Politicians who resort to using courts to bully broadcasters deserve what they get

Colin Craig is a bully.

He uses the law to try to silence critics, and now he has gone to court to bully TV3, a private company, to force them to have him on their minor party debate show.

Conservatives leader Colin Craig has won an eleventh-hour High Court scrap over his exclusion from a televised political debate.

TV3′s political show¬†The Nation¬†did not invite Mr Craig to a minor parties debate tomorrow morning, which will include the Green Party, New Zealand First, the Maori Party, Act, Mana and United Future.

Mr Craig filed urgent legal proceedings with the High Court at Auckland today and his application for an interim injunction to restrict the screening of the debate without him was heard this afternoon.

Justice Murray Gilbert sided with the Conservative Party leader saying any inconvenience to MediaWorks was outweighed by the public interest in having Mr Craig at the debate.

The debate cannot legally go ahead without his inclusion.

MediaWorks confirmed that rather than scrap tomorrow’s debate, they would include Mr Craig.

“We’ll have to somehow squeeze him in,” said director of news Mark Jennings.

But¬†The Nation’s¬†Tim Watkin said the production values of the show would suffer as a result.

Each political leader will get less than five minutes to speak because of the late inclusion, he said.

Read more »

So, turns out, ACT is still a farce

A while ago I wrote an article on why I no longer vote ACT.  On paper I am an ACT voter.  But I have found two basic problems with it over the years.  One, I, among other ACT voters, probably let a Labour Government sneak in by not voting for National.  And two, the infighting and basic lack of skill of its personnel have been plain for all to see.

Jamie Whyte has been signaled as ACTs savior. ¬†The ‘resurrector’ of the ACT party.

It all didn’t start out very well when he philosophically mused about cousins marrying cousins… which, incidentally, would align with ACT’s principles of staying out of people’s lives. ¬†But it showed a political immaturity that knocked him down before the bell for the first round had even rung.

I do think the voters as well as the media gave ACT and Jamie a chance to redeem themselves.   A process that was hard going but progressing in the right direction.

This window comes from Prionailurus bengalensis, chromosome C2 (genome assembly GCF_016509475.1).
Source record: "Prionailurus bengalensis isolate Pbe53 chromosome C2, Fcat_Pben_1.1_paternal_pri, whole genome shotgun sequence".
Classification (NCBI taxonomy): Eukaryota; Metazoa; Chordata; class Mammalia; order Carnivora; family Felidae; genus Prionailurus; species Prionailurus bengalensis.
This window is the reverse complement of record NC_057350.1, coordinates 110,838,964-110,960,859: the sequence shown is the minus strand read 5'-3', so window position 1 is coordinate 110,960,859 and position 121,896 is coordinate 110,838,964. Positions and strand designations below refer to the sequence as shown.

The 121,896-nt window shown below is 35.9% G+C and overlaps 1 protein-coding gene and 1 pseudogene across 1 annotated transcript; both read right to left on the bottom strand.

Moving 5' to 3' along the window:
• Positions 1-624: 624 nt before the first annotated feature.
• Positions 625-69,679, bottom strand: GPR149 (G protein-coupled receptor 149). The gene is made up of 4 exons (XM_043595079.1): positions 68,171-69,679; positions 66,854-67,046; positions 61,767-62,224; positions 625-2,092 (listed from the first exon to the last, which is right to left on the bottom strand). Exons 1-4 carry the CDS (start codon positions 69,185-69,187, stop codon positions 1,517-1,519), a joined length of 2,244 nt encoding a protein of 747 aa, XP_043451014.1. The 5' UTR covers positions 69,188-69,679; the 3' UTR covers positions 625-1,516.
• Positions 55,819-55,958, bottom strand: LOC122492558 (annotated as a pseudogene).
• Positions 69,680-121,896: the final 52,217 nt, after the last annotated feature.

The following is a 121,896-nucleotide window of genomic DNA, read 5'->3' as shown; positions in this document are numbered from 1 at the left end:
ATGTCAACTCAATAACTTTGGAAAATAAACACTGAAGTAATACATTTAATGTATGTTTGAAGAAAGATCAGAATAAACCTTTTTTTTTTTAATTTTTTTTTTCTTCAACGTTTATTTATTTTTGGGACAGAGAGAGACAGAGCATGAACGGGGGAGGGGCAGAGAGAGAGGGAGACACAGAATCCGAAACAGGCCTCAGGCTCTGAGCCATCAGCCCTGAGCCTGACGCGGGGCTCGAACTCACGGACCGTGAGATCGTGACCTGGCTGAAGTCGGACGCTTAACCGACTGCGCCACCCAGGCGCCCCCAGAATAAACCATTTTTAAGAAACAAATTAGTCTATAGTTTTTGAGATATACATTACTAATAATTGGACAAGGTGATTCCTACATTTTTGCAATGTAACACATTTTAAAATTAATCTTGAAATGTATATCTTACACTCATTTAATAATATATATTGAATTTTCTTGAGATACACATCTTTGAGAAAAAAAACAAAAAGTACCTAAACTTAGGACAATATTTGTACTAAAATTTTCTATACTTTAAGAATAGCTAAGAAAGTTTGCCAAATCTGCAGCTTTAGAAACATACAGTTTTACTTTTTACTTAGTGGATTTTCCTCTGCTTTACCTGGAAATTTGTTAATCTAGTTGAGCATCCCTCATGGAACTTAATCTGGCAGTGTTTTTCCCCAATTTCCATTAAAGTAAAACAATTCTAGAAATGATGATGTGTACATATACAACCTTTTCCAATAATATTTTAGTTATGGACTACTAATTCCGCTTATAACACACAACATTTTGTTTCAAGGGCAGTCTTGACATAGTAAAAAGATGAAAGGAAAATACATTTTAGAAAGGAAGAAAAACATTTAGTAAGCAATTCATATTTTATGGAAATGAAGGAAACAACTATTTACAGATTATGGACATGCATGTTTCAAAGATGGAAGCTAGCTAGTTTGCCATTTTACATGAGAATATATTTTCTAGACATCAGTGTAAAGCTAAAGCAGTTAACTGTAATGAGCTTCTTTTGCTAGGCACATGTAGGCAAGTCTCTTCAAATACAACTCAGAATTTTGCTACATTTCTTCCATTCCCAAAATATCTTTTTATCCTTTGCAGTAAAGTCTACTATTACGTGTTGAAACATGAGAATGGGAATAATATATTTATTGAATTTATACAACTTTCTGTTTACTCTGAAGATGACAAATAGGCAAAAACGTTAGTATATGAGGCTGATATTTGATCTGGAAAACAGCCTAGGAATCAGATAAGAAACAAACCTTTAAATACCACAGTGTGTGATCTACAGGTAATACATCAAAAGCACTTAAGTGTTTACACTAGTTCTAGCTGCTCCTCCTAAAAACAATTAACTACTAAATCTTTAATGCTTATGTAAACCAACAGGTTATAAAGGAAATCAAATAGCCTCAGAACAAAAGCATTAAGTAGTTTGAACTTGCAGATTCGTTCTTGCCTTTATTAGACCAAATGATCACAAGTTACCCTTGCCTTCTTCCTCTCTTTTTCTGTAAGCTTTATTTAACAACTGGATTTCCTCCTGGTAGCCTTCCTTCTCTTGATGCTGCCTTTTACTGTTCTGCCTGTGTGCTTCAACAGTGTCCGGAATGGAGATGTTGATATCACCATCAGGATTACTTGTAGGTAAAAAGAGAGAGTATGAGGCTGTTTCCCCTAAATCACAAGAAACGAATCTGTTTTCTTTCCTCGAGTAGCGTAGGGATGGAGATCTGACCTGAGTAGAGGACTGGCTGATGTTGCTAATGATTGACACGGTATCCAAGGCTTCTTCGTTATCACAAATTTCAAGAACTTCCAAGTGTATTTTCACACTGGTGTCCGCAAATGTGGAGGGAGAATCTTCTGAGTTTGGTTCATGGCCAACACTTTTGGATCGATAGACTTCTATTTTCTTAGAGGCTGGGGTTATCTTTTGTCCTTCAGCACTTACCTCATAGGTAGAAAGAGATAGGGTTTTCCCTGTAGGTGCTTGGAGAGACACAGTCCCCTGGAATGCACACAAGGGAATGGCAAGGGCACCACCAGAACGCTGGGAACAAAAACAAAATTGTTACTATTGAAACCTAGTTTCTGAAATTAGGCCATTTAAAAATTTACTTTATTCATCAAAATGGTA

Until this week.

Act leader Jamie Whyte says his speech outlining his party’s opposition to the legal privilege it claims Maori enjoy should have come as no surprise to anybody, least of all Dunedin North candidate Guy McCallum, who has quit over the matter.

Mr McCallum yesterday confirmed Otago University student magazine Critic’s report he had resigned from Act’s board and as Dunedin North candidate over the speech and was considering resigning his membership. He also told the Herald others in the party were uncomfortable with the “one-law-for-all” policy articulated by Dr Whyte. Read more »

Is ACT’s Jamie Whyte a racist after all?

On the face of it, he got a raw deal when he said that there should be one law for all.   But then something odd happened.  Adam Bennett and Jeremy Rees report:

An ACT party candidate and board member has reportedly resigned over his leader’s speech on race.

Dunedin North candidate, Guy McCallum, told Otago University student magazine¬†Critic¬†that Jamie Whyte had told ACT members he was searching for “a stunt…..because you know, the polls.”

Dr Whyte told ACT’s Waikato conference on July 29 that Act would establish a taskforce to root out and repeal laws giving special treatment to Maori.

“The principle that the law should be impartial has never been fully embraced in New Zealand,” he said.

His comments attracted criticism, in particular from Race Relations Commissioner Dame Susan Devoy.

Mr McCallum stood for Act in Dunedin North in 2011 and has been a member of Act on Campus since 2010 and its vice President since 2012.

He told¬†Critiche was “blindsided” by Dr Whyte’s comments¬†but had been given some indication the party leader was planning to court controversy.

This just makes no sense to me at all. ¬† Read more »

The Letter on Epsom and Media bias

The reason John Key said last week ‚ÄúI am encouraging Epsom voters to support he ACT candidate‚ÄĚ is because in the latest Roy Morgan poll ACT winning Epsom makes John Key PM.¬†¬†

It is the same reason Internet Party leader Laila Harre and John Minto have urged their supporters to vote National to defeat David Seymour.